Welcome, Jeff Warburton, wagonmaster extraordinaire

Tanya Hanson says:  Our Teton wagon train adventure last month was perfect from start to finish, and much of the wonder came from wagonmaster Jeff Warburton, a real-life cowboy, a hard-working host,  and a true gentleman. I couldn’t wait to invite him to Wildflower Junction to meet you all. Please make him welcome. I’ll draw one name from this weekend’s commenters for a pdf. copy of my city-slicker wagon train novella, Hearts Crossing Ranch.                          

Jeff, tell us about yourself.

I was raised on a large family owned cattle ranch in northwestern Utah.  We ran cattle in Utah and Nevada on purpose and sometimes in Idaho when the wrong gate was left open.  We spent the spring and fall working cattle, summer raising hay to feed the cattle and winter feeding the hay to the cattle.  

  The town we lived close to was small.  It had a post office, a school, a church and a little gas station.  There were about 100 residents in or around this town counting my family.  It was 2 to 2 ½ hours to a town where there were grocery, clothing, hardware stores, etc The school was a two room schoolhouse taught by a husband/wife team.  Most of the time I was there, there were about 36 kids from kindergarten to tenth grade.  After tenth grade, we had to move away from home to finish the last two years of high school.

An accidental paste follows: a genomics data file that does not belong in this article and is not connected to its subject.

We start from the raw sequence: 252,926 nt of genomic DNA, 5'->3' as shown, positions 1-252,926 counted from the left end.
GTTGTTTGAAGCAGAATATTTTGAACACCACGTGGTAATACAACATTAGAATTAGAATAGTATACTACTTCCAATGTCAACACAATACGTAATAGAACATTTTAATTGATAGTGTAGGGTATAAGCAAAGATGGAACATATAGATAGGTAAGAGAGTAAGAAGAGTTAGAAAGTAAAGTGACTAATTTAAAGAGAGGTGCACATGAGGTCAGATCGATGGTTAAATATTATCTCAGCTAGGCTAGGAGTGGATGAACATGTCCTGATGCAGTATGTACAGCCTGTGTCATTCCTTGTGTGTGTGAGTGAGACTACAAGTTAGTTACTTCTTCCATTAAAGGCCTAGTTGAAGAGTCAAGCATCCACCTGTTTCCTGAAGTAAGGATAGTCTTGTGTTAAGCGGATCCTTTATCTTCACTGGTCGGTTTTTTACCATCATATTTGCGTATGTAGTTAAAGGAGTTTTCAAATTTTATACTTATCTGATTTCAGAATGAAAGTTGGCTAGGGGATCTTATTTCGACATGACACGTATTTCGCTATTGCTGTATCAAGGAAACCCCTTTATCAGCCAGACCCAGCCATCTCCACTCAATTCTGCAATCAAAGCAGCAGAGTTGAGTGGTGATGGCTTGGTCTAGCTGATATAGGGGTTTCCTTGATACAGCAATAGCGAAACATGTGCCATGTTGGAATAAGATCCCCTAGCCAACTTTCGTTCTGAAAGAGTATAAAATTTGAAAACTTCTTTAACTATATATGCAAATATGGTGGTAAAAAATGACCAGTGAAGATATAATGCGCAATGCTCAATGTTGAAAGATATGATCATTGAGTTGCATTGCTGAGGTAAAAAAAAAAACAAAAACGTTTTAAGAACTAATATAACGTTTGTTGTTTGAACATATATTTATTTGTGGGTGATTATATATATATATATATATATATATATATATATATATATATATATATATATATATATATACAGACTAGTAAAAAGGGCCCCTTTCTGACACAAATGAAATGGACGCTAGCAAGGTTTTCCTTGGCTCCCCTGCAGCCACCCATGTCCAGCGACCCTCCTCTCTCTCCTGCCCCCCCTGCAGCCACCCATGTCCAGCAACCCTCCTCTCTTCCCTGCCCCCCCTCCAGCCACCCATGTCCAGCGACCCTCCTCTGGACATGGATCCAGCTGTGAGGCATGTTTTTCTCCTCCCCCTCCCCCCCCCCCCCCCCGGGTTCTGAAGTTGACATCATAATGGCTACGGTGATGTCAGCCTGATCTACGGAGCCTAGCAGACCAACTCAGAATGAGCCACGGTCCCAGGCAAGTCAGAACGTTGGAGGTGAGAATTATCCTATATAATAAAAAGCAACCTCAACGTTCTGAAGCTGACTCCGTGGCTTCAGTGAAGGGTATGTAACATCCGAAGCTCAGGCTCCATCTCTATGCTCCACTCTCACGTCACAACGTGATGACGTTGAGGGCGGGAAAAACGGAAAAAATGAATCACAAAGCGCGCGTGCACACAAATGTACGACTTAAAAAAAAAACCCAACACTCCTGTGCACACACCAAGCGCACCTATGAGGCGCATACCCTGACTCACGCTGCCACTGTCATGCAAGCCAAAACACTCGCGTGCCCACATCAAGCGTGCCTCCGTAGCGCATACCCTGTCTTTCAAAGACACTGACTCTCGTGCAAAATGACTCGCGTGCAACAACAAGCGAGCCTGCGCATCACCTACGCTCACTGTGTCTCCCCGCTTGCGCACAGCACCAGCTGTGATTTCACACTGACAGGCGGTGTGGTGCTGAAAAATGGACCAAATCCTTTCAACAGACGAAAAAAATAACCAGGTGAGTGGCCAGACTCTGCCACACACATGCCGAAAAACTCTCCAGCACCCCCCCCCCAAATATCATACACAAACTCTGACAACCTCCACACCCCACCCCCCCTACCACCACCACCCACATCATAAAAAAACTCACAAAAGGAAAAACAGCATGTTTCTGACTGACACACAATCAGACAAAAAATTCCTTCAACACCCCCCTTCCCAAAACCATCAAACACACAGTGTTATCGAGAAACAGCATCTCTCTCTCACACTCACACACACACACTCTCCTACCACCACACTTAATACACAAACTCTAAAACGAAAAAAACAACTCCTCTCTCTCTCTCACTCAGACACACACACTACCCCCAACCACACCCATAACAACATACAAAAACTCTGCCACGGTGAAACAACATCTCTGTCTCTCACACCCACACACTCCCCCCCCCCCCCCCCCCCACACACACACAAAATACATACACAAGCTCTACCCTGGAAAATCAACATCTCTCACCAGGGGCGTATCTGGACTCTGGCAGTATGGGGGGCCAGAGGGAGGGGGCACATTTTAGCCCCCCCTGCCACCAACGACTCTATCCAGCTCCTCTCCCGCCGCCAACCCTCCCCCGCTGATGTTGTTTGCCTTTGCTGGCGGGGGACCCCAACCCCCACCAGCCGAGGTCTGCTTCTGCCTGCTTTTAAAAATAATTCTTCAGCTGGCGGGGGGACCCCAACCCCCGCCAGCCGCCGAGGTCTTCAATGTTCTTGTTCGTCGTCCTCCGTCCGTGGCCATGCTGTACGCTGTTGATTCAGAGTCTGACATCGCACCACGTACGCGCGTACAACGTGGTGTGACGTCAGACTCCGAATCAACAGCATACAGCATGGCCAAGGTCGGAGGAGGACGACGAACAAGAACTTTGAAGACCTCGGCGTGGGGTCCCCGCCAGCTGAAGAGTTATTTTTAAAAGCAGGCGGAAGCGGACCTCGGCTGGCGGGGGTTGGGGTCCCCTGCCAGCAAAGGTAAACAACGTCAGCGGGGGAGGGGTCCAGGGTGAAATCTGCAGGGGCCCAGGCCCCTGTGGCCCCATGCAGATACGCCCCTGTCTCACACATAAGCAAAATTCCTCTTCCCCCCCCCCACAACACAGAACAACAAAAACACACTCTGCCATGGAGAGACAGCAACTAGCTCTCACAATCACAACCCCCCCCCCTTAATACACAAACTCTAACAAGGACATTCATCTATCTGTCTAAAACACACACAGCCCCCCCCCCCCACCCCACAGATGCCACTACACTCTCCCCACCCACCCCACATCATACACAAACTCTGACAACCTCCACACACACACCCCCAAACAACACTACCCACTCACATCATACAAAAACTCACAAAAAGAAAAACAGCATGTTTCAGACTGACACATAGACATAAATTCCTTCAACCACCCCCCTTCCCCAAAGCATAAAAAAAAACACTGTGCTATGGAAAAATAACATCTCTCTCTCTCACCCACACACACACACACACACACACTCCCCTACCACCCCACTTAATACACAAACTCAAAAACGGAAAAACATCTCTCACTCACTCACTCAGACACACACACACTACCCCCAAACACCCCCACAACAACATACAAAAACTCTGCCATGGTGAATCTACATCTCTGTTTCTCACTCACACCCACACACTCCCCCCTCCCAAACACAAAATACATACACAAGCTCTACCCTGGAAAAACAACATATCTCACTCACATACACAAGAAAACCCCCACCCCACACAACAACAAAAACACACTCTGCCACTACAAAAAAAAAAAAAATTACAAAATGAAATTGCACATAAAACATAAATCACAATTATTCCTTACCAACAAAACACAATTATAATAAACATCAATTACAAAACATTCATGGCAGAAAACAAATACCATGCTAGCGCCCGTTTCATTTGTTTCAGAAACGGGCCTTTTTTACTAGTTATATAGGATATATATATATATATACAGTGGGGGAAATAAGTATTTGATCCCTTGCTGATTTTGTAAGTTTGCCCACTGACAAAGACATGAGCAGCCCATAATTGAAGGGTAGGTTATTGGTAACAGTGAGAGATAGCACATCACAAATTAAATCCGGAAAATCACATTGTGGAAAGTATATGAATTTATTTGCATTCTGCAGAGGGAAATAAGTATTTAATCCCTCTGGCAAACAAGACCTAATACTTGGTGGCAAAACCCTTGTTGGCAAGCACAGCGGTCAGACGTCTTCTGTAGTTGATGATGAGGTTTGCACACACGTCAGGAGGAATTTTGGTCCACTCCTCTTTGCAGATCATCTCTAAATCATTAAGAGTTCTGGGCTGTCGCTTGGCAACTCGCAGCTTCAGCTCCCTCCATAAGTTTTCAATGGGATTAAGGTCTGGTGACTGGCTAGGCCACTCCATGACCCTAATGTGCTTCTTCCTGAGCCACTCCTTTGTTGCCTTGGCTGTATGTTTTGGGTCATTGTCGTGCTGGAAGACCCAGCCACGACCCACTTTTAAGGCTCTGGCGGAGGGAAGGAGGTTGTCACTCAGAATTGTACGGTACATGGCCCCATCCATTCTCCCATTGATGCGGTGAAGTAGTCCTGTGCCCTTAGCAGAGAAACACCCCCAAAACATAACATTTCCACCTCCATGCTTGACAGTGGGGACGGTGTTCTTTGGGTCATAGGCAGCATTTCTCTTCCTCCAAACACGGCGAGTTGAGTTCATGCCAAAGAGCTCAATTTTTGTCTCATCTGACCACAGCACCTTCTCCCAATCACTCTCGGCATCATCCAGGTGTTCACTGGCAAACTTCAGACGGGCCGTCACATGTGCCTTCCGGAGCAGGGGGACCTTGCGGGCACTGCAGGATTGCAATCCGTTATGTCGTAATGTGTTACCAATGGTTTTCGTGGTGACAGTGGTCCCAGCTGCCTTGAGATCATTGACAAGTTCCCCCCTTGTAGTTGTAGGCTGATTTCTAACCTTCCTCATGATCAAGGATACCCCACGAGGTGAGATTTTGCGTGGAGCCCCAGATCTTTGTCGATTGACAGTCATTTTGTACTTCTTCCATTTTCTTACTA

After high school, I went to Utah State University in Logan, Utah, where I obtained a Bachelor’s and a Master’s Degree.  While at USU, I taught in the horsemanship classes for 7 years and spent 5 summers in Jackson Hole, Wyoming working on the outfit we now own.  That was where I met my wife, Cindy. 

After college, I went to work with my wife’s family in the saddle making business.  The business was called Sawtooth Saddle Company.  I spent 3 years learning to build saddles but then realized my skill lay in business management and sales not saddle making.  I traveled all over the West and Midwest selling saddles and promoting our products. 

In 1997, we had the opportunity to buy Teton Wagon Train and Horse Adventure, part of the outfit we worked on in Jackson Hole, Wyoming while we were in school.  We teamed up with my brother, Chris, and his wife, Audra, to make it all work.  In 2007, we bought the Bar T 5 Covered Wagon Cookout.  In 2008, we were awarded the contract for the National Elk Refuge Sleigh Rides. 

Cindy and I have 5 kids:  Michael, 19, Jessica, 16, Jordan, 14, Brenden, 11, and Treven, 9. They all work in all aspects of  the business as well but their first love is the wagon train.  They are all very outdoor and horse oriented. 

What did you want to be when you were a little boy?

I always wanted to be a cowboy. 

How old were you when you rode a horse for the first time?